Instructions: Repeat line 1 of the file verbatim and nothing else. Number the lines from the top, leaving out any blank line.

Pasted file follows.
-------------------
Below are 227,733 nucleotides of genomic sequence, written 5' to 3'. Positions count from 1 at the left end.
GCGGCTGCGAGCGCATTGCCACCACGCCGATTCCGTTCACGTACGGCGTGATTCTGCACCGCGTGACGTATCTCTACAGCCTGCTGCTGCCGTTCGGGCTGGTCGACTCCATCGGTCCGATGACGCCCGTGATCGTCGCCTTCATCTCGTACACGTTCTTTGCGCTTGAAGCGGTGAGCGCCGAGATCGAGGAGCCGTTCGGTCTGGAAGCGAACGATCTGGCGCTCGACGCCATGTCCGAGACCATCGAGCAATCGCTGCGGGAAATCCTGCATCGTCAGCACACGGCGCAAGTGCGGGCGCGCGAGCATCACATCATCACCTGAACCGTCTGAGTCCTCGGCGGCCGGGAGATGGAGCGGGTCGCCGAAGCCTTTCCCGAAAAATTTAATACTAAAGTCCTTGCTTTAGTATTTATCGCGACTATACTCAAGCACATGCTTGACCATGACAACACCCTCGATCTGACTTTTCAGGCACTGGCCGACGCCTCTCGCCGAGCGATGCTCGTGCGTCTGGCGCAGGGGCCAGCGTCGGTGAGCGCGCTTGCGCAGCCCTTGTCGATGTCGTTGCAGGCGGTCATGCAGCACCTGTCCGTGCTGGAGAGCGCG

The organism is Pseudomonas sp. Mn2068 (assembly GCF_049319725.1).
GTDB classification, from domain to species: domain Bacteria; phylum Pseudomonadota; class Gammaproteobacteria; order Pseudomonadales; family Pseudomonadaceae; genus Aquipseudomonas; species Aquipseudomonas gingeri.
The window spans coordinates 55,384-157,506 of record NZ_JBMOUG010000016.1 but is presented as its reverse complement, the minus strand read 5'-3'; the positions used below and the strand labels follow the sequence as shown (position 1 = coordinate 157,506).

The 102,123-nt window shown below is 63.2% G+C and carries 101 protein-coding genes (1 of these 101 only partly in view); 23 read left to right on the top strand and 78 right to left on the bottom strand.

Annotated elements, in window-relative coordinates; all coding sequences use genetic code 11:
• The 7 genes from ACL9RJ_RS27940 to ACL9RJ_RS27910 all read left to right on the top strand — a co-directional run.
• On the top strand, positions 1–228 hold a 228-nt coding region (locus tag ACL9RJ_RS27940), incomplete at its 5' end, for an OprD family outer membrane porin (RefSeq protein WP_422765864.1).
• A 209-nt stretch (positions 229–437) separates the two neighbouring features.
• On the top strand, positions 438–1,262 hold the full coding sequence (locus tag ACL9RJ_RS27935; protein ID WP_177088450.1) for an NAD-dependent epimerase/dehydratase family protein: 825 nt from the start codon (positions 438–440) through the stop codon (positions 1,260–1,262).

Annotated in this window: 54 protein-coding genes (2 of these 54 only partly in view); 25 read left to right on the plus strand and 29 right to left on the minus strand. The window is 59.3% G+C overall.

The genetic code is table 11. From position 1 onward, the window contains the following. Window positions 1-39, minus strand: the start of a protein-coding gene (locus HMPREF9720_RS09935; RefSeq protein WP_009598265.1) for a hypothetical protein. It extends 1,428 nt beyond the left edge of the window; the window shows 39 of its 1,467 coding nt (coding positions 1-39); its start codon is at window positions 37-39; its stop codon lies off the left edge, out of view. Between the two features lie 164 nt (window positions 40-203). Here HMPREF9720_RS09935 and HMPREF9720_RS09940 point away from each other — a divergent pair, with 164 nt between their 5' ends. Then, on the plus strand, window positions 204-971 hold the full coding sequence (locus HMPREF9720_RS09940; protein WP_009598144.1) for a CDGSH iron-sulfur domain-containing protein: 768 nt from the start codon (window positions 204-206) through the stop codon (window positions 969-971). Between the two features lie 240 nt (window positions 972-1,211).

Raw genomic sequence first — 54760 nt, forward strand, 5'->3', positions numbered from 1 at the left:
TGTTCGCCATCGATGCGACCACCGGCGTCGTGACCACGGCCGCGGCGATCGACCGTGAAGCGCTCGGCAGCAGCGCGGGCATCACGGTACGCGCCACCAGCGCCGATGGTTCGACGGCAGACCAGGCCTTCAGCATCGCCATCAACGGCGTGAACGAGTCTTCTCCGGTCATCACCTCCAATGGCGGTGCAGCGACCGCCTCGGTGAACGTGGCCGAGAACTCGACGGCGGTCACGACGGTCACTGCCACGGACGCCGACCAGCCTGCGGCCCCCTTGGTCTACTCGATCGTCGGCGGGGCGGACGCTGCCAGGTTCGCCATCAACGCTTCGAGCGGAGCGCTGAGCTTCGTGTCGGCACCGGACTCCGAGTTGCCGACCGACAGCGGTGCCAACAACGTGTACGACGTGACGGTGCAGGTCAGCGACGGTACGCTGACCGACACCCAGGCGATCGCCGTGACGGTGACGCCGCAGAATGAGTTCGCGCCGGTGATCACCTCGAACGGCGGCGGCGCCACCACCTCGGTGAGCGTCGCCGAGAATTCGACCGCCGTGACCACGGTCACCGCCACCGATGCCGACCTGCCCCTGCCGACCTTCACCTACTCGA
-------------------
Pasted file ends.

Below are 227,733 nucleotides of genomic sequence, written 5' to 3'. Positions count from 1 at the left end.